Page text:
The Final Investigation of Salmonella Infections Linked to Raw Turkey
For Immediate Release: Tuesday, April 30, 2019
Contact: Media Relations
The final investigation update regarding a multistate outbreak of Salmonella infections linked to raw turkey products is now available: https://www.cdc.gov/salmonella/reading-07-18/index.html
- This is the final public update for this outbreak investigation because the number of newly reported illnesses has decreased. It has been about a month since people reported getting sick.
- Illnesses in this outbreak occurred from November 20, 2017 to March 31, 2019.
- CDC will continue to monitor the PulseNet database for any new illnesses, and public health partners will continue to investigate any reported new illnesses.
- A single, common supplier of raw turkey products or of live turkeys was not identified.
- People could continue to get sick because this Salmonella strain is present throughout the turkey industry, including raw turkey products, packaged raw pet food, and live turkeys.
- Always handle raw turkey carefully and cook turkey to an internal temperature of 165˚F to prevent food poisoning.
- A total of 358 ill people were reported from 42 states, including 133 people who were hospitalized.
- One death was reported from California in a previous update.
- CDC and the U.S. Department of Agriculture’s Food Safety and Inspection Service shared this information with representatives from the turkey industry, including the National Turkey Federation, and requested that they take steps to reduce Salmonella contamination.
Advice to consumers:
- This outbreak is a reminder that raw turkey products can have germs that can make you sick.
- Always handle raw turkey carefully and cook it thoroughly to prevent food poisoning.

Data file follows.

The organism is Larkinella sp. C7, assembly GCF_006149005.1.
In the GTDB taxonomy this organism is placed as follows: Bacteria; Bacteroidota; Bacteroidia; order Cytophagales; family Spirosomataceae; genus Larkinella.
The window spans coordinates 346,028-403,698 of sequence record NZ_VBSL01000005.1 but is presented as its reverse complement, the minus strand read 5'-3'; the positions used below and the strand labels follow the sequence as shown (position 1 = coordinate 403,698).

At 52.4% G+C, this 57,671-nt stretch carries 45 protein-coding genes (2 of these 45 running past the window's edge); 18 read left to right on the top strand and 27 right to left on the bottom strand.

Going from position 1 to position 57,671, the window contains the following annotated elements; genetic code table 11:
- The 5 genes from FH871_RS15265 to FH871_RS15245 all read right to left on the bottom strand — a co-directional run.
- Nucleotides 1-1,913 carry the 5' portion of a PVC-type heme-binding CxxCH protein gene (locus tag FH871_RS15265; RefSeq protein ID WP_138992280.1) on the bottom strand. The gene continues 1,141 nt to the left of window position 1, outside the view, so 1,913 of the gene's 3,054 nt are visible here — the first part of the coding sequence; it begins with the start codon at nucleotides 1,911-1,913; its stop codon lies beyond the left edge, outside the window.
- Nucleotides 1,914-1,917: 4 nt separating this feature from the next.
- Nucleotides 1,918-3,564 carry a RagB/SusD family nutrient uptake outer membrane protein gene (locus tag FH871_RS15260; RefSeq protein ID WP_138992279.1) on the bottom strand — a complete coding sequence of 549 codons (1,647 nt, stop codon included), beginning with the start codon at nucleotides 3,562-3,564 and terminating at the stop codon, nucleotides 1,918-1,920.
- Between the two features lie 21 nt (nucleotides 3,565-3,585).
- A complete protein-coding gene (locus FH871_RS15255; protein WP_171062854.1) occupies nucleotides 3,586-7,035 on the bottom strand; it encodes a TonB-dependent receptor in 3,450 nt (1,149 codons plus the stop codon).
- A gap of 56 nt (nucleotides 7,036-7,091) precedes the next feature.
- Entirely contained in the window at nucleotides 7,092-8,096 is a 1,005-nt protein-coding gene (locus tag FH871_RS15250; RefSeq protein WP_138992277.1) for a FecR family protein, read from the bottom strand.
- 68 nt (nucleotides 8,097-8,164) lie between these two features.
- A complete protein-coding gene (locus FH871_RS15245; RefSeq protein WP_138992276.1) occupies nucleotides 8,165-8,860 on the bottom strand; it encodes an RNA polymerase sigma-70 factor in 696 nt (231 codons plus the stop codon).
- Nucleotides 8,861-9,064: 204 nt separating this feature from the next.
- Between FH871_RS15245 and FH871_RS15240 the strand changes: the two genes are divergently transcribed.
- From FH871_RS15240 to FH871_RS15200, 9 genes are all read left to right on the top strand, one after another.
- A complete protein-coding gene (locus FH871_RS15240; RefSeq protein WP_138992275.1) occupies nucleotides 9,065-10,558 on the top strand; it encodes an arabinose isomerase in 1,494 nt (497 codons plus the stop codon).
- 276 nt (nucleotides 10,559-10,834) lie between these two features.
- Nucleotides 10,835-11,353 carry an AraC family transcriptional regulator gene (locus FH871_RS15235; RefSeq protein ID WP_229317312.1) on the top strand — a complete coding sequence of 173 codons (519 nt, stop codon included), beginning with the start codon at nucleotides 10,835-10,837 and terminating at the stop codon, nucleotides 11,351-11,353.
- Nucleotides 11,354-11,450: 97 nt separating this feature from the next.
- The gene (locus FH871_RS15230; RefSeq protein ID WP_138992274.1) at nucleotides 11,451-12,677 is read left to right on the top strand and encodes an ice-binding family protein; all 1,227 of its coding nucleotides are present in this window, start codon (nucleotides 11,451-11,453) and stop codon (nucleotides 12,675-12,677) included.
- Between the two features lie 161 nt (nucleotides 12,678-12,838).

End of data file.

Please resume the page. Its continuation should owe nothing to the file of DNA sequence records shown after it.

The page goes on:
- General ways you can prevent Salmonella infection include good handwashing and cooking turkey to an internal temperature of 165°F. Insert the thermometer into the thickest part of the turkey to check temperature. For turkey burgers, insert thermometer in the side of the burger, into the thickest part of the patty in the center.
- CDC does not recommend feeding raw diets to pets.
- More prevention advice here: https://www.cdc.gov/features/salmonella-food/index.html and here: https://www.cdc.gov/features/turkeytime/index.html
People get sick from Salmonella 12 to 72 hours after swallowing the germ and experience diarrhea, fever, and stomach cramps. Most people recover within a week, but some illnesses can last longer and be more severe.
If you have questions about cases in a particular state, please call that state’s health department.
CDC works 24/7 protecting America’s health, safety and security. Whether disease start at home or abroad, are curable or preventable, chronic or acute, or from human activity or deliberate attack, CDC responds to America’s most pressing health threats. CDC is headquartered in Atlanta and has experts located throughout the United States and the world.